I wanted to like this book. I really did. I’ve read almost all the Jack Ryan series and loved it. But I had a difficult time getting through this one. Clancy’s novels have always been filled with numerous characters and intricate plots but the pace of the novels kept me moving forward to the point I didn’t want to put them down. That was definitely not the case here. The characters were flat, the plot confusing, and the pace slow. Either the series needs to be retired or Clancy needs to start writing his own books again. This one was not worthy of his name.
Mickey Haller is a lawyer who helps clients with mortgage foreclosure lawsuits. He is contacted by former client Lisa Trammel, who has been charged with murder and takes on her case. The case evolves while he is defending her at trial. The Fifth Witness does go into detail about preparing for the trial and debating strategies for defense, which some may find boring. I found it quite interesting. However, Lisa Trammel is so thoroughly unlikeable, I got to the point I became ambivalent about whether or not Haller would succeed in her defense.
Until Tuesday is a story about Iraqi vet, Luis, and his golden retriever service dog, Tuesday. I listened to the Audible version of this book, which was narrated by Mr. Montalvan himself. I’ve admitted in the past, and do so again here, I’m a smuck for dog stories and this one is no exception. But this is much more than a story about a man and his dog…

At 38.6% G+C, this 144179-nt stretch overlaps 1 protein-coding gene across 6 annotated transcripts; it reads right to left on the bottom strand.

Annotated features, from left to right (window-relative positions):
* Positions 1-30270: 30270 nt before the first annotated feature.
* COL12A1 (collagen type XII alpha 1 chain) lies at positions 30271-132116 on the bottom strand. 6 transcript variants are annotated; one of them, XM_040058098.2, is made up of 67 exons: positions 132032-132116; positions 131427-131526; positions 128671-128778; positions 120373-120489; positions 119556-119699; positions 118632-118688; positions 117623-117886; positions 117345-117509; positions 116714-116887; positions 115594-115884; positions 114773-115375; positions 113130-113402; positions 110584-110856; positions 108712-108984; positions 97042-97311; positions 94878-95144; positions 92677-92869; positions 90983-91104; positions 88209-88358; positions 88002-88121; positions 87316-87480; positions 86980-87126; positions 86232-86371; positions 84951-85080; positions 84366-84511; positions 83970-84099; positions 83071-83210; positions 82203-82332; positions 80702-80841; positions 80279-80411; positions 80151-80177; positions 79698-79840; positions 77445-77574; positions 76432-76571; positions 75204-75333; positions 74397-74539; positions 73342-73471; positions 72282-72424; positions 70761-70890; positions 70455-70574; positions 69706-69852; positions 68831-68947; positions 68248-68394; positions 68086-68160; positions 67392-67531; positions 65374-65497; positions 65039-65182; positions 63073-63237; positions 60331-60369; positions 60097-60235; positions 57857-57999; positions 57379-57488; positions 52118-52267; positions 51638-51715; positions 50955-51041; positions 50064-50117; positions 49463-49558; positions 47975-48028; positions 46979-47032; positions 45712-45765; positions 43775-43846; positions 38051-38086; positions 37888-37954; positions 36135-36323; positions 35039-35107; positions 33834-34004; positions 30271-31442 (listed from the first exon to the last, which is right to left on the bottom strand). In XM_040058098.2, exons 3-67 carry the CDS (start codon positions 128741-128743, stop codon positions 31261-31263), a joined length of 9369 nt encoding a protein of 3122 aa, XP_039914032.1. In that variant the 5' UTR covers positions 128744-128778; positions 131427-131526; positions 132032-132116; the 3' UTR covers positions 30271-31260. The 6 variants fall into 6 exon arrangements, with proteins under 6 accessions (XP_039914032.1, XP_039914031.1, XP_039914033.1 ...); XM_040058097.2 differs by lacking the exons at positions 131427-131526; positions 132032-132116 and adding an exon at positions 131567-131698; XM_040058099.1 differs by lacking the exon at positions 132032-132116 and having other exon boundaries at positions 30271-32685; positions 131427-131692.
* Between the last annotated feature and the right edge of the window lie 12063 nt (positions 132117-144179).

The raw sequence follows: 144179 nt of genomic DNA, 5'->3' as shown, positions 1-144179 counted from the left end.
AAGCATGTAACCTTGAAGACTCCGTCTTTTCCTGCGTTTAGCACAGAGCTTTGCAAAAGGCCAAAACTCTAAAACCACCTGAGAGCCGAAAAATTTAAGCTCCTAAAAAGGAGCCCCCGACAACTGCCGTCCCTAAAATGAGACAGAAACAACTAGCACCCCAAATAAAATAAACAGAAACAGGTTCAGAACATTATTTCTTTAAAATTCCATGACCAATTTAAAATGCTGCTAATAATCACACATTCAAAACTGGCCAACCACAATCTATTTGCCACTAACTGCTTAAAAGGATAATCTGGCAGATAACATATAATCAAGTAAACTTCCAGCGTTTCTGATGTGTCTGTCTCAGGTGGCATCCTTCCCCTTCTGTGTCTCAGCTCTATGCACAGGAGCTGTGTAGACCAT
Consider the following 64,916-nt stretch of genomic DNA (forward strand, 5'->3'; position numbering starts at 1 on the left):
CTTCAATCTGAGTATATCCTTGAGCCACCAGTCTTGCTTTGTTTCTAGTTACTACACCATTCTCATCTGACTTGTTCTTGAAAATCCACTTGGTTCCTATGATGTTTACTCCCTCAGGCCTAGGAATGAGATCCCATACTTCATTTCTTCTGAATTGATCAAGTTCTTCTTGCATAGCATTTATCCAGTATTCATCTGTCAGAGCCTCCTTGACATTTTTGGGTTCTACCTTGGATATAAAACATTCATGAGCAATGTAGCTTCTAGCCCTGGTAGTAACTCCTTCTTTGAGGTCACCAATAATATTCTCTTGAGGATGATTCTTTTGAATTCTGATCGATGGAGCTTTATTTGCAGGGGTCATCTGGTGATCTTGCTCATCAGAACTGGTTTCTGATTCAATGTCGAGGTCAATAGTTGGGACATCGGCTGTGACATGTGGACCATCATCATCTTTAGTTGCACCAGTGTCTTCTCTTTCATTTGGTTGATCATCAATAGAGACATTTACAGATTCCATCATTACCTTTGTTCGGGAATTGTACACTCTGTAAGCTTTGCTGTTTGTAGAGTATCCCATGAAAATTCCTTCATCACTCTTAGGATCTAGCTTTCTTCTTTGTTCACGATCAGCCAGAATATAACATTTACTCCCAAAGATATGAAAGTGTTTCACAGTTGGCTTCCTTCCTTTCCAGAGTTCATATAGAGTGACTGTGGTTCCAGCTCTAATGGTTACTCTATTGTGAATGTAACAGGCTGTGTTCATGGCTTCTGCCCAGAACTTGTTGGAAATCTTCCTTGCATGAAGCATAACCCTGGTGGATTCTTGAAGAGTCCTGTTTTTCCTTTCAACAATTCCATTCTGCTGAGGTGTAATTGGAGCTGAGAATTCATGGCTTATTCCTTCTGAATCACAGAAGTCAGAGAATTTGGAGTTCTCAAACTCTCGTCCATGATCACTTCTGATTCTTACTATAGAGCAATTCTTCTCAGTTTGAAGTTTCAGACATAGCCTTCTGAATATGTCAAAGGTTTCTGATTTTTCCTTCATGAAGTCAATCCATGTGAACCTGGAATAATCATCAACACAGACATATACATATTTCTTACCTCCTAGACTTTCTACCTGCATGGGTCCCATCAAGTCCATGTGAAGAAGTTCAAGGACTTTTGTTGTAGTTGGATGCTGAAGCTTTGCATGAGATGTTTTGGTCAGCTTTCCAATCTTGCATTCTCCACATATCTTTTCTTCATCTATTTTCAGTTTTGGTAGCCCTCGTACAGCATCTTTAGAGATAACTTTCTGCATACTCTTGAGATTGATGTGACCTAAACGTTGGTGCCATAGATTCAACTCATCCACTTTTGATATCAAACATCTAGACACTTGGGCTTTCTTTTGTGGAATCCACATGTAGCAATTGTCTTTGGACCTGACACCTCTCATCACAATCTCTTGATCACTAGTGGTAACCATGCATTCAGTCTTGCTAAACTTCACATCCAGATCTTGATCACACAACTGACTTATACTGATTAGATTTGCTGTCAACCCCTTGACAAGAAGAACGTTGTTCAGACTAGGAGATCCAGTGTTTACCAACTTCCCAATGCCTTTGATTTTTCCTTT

It delved into the work involved in training a service dog, the work involved in preparing the recipient, discrimination faced by people with service dogs, and discrimination faced by people with post-traumatic stress disorder (PTSD). Mr. Montalvan also discussed his experiences in Iraq and his debilitating PTSD manifestations. And finally it covered his disillusionment with how the top brass handled the war and how vets disabled with PTSD have been handled by the VA system.
Tina Fey’s wit and humor shine throughout as she covers growing up, her career, and her family. The audiobook version is wonderfully entertaining and I can’t imagine anyone but Tina narrating it–so many laugh out loud moments. I highly recommend and if you’re a Tina Fey fan, it’s a must.
This is the first of the Repairman Jack series and I definitely enjoyed it. It came accross to me as a combo horror/detective type novel. It is definitely an action packed thriller. I’m looking forward to delving into the second of this series.
I wasn’t sure I was going to enjoy Kathryn Stockett’s debut novel when I first started reading it, but quickly became involved with the characters as they unfolded. The story is told in first person by the three main characters, Aibileen, Minny and Skeeter, and tackles racism in Jackson, Mississippi in the early 1960s. I couldn’t stop reading and didn’t want it to end.
When I searched for more information about Kathryn Stockett, I discovered she was born in and raised in Jackson, Missisppi and moved to New York to work in magazine publishing. Wow! I can’t wait for her next novel. Will there be a sequel?
This second novel in Pearson’s new Walt Fleming series leaves me feeling about the same as I did with the first novel…unsure I want to continue with this series. Domestic terrorism, which seems to be on the rise in our country these days, is the basis for the plot. Unfortunately, there were points where I was so squeemish with the graphic descriptions of violence, I was tempted to stop reading. And the characters are still flat. In summary, I miss Lou Boldt.